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  • Topic: Eric's coach projects

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    • December 31, 2017 12:20 PM EST
      • Fort Myers Beach & Annapolis, Florida & Maryland
         
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      on the right is my "theater Gel" that i used on my models.  it is pretty close, a bit darker and oranger.

      One of my coaches had complex stained glass clerestory windows.  I playrd with some images on my computer and printed them on clear Avery labels.  The labels were then cut and stuck on clear plastic strips.

      Eric: a photo of your orange original glass could be printed on the labels to get the texture.

       

      ____________________________________

       

        Pete

    • December 31, 2017 6:37 PM EST
      • Phippsburg, Maine
         
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      I spent a few hours working on doors for the baggage car.  I wanted doors that would look right from the inside as well as out.  I wanted them fairly rugged.  the prototype doors were Oak, raised panel doors...I'll do the same in scale ( gotta love 7/8th scale! )

      I used my table saws...Large small and micro to do the work.  the large saw to make 1/8" and 3/32" planks.  the small saw to cut them to width and to start the raised panels.  the micro cut grooves for glass and the raised panels, cut the stock to length and finished carving the raised panels.  The thinned sections of the raised panels fit into the grooves in the stiles of the door.  I would have used wider grooves but i wanted to use the same grooves for the glass and panels.  a little work with a needle file was needed to make the panels fit.

      this door looks short...well that is how they were!  you would have to duck under the door frame to step though them!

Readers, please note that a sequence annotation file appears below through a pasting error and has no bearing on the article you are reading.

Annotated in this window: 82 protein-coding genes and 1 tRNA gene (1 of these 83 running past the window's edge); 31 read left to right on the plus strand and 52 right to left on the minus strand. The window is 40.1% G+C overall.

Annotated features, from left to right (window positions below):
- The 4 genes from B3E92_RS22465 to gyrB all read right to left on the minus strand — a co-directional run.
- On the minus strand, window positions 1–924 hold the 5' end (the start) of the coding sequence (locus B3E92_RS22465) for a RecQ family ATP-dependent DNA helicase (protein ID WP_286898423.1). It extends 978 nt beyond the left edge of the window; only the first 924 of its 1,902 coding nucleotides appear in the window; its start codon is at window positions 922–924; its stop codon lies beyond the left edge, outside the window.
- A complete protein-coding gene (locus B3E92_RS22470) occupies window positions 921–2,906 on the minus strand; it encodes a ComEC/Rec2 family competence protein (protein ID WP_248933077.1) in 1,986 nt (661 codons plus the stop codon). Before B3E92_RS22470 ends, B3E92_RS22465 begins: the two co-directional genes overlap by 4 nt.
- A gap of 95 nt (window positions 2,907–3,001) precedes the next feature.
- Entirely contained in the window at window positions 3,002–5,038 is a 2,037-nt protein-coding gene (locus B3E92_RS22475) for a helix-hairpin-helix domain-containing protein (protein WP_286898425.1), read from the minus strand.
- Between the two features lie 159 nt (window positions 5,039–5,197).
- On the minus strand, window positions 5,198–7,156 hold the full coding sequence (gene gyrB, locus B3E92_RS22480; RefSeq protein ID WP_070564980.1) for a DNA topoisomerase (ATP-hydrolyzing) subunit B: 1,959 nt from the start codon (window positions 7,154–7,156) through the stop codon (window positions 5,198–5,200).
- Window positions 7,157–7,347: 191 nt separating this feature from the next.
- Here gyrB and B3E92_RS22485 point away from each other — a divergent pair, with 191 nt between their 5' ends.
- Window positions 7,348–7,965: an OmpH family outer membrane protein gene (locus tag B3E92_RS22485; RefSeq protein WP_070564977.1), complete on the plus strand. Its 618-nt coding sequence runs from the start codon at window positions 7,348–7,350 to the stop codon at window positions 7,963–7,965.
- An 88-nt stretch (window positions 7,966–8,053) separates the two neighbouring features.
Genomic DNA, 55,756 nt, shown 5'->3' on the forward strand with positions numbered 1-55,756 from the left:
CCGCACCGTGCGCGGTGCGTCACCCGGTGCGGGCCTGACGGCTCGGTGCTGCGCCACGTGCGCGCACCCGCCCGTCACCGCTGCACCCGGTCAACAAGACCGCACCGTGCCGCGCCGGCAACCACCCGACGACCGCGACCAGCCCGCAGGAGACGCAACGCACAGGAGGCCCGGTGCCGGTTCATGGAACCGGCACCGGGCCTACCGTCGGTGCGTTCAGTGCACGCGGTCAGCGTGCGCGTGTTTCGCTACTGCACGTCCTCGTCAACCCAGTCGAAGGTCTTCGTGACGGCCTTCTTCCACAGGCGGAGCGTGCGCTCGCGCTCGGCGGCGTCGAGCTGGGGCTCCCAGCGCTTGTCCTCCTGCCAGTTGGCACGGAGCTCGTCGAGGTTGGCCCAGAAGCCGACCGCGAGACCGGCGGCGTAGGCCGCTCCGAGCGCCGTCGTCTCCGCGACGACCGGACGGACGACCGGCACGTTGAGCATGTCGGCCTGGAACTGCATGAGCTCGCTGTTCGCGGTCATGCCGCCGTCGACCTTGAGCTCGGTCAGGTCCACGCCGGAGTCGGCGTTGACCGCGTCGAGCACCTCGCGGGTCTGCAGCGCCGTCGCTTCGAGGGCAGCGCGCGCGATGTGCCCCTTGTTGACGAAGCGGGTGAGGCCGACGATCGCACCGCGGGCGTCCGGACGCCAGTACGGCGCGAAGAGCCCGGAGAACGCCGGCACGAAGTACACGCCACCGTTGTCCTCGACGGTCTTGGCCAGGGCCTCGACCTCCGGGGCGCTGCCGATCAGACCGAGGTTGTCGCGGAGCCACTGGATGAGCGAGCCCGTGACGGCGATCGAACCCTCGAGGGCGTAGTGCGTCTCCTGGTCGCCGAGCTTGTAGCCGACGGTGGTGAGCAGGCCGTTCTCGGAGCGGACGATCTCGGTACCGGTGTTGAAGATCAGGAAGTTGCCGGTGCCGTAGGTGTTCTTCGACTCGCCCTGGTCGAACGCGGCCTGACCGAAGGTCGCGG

• December 31, 2017 6:52 PM EST
      • Pleasanton, CA
         
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      Wow, nice work!

    • January 1, 2018 4:31 AM EST
      • West Grove, Pennsylvania
         
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      Absitively, posilutely, fantabulous................

      ____________________________________

      "Nothing in the world is more dangerous than sincere ignorance and conscientious stupidity." --Martin Luther King Jr

    • January 2, 2018 10:07 AM EST
      • Easton , Massachusetts
         
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      So we have Eric the Wood miser and Ray the great plastic trickster..

      How do they do it....

      ____________________________________

       My u-tube

      The light in the tunnel might not be an engine , but a light in the caboose of my own train on my Roundy Round Rail Road !    My empire is complete...I think...

    • January 2, 2018 1:39 PM EST
      • Deer Park, Washington
         
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      Impressive!

      ____________________________________

      Not only does my mind wander, sometimes it walks off completely.

       

      Some people try to turn back their odometers.  Not me.  I want people to know why I look this way.  I've traveled a long way, and some of the roads weren't paved.  Will Rogers.

    • February 4, 2018 5:13 PM EST
      • Phippsburg, Maine
         
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      I made enough progress on the challenge project to continue with the coach project...

      Today I tackled seats.